Sherlock Holmes was definitely in his element when he was solving crimes: passionate, engaged, using his natural ability and skills to the maximum. That is why we so enjoy Sir Arthur Conan Doyle’s stories.

Ken Robinson has talked and written a good deal about the “element,” that place where a person thrives as a creative individual (see for example, his book The Element). Not everyone finds his or her element, but it is proposed that everyone potentially has one.

Mr. Robinson has put into words what I believe is the greatest goal of education: encouraging students to find their element and live in it.

One of the points he makes– a new insight for me–was how specific one’s element might be. Indeed, it is that characteristic that sometimes prevents us from our finding our element.  If your Language Arts teacher asks you to write essays, and you find it pure torture, you might conclude that writing is not your thing. You may well veer away from it the rest of your life when actually you might find that you are in your element when you are writing, say, screen plays.  Maybe you abandoned music lessons on the trumpet after one year; you might however find that the piano is your medium for expression–or the drums. Mr. Robinson’s book is full of stories like these.

I have discovered that although short story writing was not my element, reflective narrative writing was.  I thrive as part of a discussion or seminar, but formal public speaking can send me into a panic attack. When I work with children, time stands still. When you are in your element, you know it.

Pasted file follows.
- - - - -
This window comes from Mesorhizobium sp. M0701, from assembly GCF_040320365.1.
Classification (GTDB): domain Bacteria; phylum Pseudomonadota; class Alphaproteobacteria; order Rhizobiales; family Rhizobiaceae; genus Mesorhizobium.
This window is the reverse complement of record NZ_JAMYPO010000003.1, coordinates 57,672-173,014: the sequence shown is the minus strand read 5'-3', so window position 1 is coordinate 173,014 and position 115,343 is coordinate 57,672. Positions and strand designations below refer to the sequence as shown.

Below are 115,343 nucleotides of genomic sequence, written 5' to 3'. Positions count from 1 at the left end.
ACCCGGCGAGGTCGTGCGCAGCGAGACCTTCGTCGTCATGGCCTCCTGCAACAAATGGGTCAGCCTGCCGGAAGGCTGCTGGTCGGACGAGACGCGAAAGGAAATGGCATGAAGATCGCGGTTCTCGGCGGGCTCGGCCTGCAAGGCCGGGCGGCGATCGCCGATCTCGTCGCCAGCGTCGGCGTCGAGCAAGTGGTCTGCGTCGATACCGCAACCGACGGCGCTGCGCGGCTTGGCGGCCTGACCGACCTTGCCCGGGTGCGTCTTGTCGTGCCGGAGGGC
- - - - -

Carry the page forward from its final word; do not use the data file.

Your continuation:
This insight is particularly important for us all to think about in education—students, teachers, and administrators.

Students should keep an open mind and pay attention to what they love doing, what perhaps even very specific activities seem right when they do them—even something such as telling jokes at the lunch table. They should search for those elemental activities and mediums and see how they start to come together in a way that creates a path for them in life.

Teachers should be observant and supportive in helping students find their element. Ideally all kids should be happy about coming to school each day—there should be something in their schedule that builds on their strengths and passions. If there isn’t, we aren’t doing a very good job as educators.  Most schools need to broaden their elective programs without a doubt. Dance, for example, should definitely be included. What a joyful and expressive experience it is for so many people.

Administrators should help teachers find their element if they haven’t found it and should certainly not move teachers who are in their element already. We need to be careful not to make assumptions about ourselves or others based on general tendencies. I have known administrators who think that if you teach Language Arts, that means you could definitely also teach Social Studies. Some administrators assume that it is okay to move teachers around to different age groups without consulting those teachers. If you are good at 6th grade Language Arts, you will be good at 8th grade Language Arts.  Maybe, but check with the teacher first; it may be that her element is transitioning 6th graders, not preparing 8th graders for high school. Administrators will be much more effective (and more popular as well) if they care to discover what their teachers love and are really good at doing. I am not sure why this is not considered essential in good administration anymore; it seems vital to me.

Education is a people business, and the best thing you can do for work production and satisfaction is to find and keep people in their element. For Sherlock it really was elementary. It could be for us, too.